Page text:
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Why Gores Guggenheim Stalled Out With a 13% Drop in December

By Rich Duprey – Jan 9, 2022 at 5:30AM

Key Points

  • Gores Guggenheim is a SPAC planning on merger with Polestar in the first half of 2022.
  • Polestar has been hit hard by the chip shortage, delaying production of its new, more affordable EV.

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An upcoming merger with EV maker Polestar was not enough of a spark to keep it running higher.

What happened

The electric-vehicle (EV) market got overheated in 2021, but it cooled considerably as the year wore on, which explains why Gores Guggenheim (GGPI), a special-purpose acquisition company (SPAC) expected to merge with Swedish EV maker Polestar Automotive in the first half of this year, saw its stock fall 13.1% in December, according to data from S&P Global Market Intelligence.

While the proposed $20 billion reverse merger between Polestar and Gores Guggenheim should be an enticing driver for investors, the EV maker is caught up in the automotive industry's chip shortage problem, and Polestar CEO Thomas Ingenlath is expecting the supply chain issues to drag out well into the year.

Polestar EV at a car show

Image source: Polestar.

So what

While the chip shortage affects all car manufacturers, from rival EV companies such as Tesla (TSLA 1.73%) to old-line car makers such as Ford (F -1.06%), Polestar has been counting on its new Polestar 2 vehicle to put it on the map with car buyers, because it will be a relatively affordable vehicle at $45,900. 

The Polestar 1 goes for a cool $155,000, putting it well out of reach of most car buyers, and if the EV maker can't get components for its new model, that will put it further behind the competition. 

Tesla, for example, began working out deals to secure chips early last year, paying up front to ensure it had a ready supply, and when it still faced a crunch, the EV leader substituted alternative chips, rewrote the code, and inserted them into its vehicles to ensure its vehicles kept coming off the assembly line.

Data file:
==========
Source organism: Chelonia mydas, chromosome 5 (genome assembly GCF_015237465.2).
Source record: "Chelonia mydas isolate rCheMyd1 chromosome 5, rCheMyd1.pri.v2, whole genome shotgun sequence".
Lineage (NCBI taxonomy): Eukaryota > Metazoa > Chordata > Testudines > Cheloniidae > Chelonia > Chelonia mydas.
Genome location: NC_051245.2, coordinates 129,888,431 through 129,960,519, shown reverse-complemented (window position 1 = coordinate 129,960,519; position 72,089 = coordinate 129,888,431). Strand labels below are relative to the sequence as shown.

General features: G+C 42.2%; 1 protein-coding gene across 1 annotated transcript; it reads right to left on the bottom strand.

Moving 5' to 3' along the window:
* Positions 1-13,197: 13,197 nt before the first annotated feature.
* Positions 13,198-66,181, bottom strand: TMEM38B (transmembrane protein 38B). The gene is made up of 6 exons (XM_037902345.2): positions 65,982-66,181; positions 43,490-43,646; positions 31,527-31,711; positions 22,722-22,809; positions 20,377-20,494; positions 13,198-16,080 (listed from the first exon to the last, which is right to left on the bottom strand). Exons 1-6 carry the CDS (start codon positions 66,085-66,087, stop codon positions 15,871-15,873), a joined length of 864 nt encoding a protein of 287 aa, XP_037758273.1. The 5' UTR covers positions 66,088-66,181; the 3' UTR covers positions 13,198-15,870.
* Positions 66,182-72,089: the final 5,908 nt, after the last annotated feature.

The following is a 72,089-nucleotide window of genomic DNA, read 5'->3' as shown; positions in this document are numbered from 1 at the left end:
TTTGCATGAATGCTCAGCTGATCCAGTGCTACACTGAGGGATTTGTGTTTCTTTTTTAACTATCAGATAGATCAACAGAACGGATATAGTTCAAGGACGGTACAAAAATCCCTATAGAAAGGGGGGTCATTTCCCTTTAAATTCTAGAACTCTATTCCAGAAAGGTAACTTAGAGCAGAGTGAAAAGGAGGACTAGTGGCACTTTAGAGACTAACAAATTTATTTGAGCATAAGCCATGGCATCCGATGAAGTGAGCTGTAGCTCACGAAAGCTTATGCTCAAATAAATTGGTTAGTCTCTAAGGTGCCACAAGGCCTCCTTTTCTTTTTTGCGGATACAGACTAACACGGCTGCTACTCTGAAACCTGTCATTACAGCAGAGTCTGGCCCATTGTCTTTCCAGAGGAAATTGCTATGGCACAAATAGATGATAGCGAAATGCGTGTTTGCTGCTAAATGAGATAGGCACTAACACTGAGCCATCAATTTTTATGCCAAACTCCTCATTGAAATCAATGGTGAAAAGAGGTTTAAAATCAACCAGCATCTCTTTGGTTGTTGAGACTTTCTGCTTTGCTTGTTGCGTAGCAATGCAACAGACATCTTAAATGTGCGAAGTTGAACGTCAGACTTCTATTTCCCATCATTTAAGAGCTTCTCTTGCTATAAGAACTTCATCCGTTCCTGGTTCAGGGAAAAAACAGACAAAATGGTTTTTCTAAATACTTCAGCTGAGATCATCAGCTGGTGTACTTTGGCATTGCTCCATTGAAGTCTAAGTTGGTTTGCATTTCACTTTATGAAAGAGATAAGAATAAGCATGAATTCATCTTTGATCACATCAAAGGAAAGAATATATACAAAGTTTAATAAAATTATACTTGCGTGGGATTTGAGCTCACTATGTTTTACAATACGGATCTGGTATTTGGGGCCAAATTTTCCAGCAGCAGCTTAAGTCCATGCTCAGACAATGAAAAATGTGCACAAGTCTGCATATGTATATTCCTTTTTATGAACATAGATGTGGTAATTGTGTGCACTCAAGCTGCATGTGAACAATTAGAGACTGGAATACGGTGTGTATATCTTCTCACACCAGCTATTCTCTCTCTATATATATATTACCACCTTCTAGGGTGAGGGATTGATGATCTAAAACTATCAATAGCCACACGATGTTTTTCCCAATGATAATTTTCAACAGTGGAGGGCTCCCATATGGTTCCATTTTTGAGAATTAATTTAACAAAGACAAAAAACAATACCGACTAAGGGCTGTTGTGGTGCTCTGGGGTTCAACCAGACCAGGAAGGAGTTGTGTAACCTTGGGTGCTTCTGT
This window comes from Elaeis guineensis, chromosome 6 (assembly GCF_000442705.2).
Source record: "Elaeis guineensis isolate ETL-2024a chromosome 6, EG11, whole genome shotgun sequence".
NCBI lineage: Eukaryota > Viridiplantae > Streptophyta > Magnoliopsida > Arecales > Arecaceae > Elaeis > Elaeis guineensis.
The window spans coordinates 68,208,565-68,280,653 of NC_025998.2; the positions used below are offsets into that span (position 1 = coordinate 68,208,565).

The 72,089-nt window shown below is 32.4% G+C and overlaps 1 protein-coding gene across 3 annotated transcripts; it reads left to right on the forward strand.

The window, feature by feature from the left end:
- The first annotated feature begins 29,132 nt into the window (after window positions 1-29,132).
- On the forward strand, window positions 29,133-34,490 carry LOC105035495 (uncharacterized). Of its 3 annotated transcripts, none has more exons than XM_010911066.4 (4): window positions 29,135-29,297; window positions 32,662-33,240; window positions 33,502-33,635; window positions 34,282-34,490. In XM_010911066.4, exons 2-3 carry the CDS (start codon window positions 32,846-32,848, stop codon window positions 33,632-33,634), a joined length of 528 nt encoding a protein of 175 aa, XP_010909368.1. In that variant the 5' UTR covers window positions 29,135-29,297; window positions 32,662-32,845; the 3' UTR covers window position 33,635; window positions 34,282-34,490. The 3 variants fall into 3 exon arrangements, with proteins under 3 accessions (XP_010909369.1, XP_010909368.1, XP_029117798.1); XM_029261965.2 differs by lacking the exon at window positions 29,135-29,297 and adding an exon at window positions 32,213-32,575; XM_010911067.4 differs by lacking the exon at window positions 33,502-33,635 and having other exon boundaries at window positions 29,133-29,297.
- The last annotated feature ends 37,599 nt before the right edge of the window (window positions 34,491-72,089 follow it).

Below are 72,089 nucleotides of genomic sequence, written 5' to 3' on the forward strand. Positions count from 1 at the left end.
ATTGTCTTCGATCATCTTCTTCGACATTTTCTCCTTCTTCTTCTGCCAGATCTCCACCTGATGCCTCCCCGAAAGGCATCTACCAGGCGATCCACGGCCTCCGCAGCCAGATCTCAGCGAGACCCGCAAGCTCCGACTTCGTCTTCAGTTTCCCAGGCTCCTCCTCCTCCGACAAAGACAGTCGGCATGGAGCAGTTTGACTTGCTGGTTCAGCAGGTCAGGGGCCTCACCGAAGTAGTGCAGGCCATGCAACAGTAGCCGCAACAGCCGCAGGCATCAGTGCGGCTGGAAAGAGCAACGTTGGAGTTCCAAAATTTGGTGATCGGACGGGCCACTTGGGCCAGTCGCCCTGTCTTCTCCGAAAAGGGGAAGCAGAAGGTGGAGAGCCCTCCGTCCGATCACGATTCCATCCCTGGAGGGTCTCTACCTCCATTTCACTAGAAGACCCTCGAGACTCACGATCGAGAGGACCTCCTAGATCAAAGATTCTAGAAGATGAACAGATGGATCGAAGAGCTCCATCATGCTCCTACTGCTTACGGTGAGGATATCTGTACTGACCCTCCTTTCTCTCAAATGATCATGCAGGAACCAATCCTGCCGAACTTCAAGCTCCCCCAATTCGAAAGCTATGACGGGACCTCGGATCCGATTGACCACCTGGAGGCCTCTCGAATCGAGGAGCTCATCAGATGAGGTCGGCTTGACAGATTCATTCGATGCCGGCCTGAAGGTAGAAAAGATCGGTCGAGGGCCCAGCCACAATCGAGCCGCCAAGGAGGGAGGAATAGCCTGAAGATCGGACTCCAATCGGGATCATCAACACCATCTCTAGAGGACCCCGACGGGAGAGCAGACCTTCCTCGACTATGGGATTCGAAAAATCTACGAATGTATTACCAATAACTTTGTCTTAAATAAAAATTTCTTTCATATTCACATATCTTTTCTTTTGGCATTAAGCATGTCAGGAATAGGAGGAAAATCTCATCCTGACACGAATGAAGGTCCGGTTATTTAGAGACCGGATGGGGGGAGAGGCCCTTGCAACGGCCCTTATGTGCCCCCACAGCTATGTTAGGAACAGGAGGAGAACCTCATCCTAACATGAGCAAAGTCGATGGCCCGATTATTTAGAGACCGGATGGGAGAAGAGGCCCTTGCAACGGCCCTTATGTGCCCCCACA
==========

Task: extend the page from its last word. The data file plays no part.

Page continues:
Now what

While EVs get a lot of press and are seen as the future of the automotive industry, they still require a lot of subsidies to entice drivers to buy one. That suggests the driving public may not be as enamored of the EV opportunity as the automotive press believes. 

For carmakers such as General Motors (GM 0.72%) that say they want to convert their entire fleet to electric by the middle of the next decade, that could be a big problem, even with various global governments calling for the wholesale transition to EVs over the next two decades.

Polestar's problem, then, and by extension Gores Guggenheim's, is that the market is saturated with EV makers, the Polestar vehicles don't stand out as especially revolutionary, and the cars are priced like the competition. Add in a chip shortage delaying production of cars, and Gores Guggenheim's merger with Polestar may not win it the pole position in the race to win the electric car market.

Rich Duprey has no position in any of the stocks mentioned. The Motley Fool owns and recommends Tesla. The Motley Fool has a disclosure policy.

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